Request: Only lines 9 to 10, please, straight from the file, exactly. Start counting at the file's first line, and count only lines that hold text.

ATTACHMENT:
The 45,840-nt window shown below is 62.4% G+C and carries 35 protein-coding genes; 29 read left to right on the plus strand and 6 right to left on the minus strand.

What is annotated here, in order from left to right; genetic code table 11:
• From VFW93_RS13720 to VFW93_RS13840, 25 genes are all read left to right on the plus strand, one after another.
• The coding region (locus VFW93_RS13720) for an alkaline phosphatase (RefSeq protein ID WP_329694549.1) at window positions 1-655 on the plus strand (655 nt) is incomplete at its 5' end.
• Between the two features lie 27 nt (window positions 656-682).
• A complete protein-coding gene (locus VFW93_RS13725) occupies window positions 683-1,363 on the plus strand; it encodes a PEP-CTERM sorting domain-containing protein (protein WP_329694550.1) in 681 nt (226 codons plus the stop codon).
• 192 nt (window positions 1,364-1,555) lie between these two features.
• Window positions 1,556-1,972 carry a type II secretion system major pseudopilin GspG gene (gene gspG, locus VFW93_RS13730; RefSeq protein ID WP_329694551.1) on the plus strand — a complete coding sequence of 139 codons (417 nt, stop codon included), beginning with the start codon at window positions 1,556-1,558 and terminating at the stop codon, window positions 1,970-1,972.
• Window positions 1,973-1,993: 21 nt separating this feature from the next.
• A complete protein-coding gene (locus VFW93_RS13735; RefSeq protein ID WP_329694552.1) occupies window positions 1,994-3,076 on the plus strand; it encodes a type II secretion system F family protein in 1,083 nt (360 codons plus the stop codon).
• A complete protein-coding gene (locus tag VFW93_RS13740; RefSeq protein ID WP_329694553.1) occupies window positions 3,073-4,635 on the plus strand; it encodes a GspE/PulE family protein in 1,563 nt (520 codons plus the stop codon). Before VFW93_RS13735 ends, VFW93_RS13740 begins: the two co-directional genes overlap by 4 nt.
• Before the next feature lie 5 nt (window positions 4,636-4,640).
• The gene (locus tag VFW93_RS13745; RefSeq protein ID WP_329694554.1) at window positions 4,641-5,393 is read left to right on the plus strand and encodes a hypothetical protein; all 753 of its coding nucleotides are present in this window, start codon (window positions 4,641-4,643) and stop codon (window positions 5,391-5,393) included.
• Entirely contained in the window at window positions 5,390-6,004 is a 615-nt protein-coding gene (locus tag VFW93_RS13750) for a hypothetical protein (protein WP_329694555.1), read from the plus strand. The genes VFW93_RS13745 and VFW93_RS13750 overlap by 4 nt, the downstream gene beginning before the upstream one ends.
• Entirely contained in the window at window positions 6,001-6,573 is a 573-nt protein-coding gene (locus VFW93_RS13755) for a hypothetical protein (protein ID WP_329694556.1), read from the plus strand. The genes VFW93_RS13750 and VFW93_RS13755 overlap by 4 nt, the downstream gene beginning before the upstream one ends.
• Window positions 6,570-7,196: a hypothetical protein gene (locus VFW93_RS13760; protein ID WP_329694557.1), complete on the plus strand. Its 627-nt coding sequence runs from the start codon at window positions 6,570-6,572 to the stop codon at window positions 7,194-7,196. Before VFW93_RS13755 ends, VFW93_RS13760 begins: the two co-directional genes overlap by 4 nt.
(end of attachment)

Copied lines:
• Window positions 1,973-1,993: 21 nt separating this feature from the next.
• A complete protein-coding gene (locus VFW93_RS13735; RefSeq protein ID WP_329694552.1) occupies window positions 1,994-3,076 on the plus strand; it encodes a type II secretion system F family protein in 1,083 nt (360 codons plus the stop codon).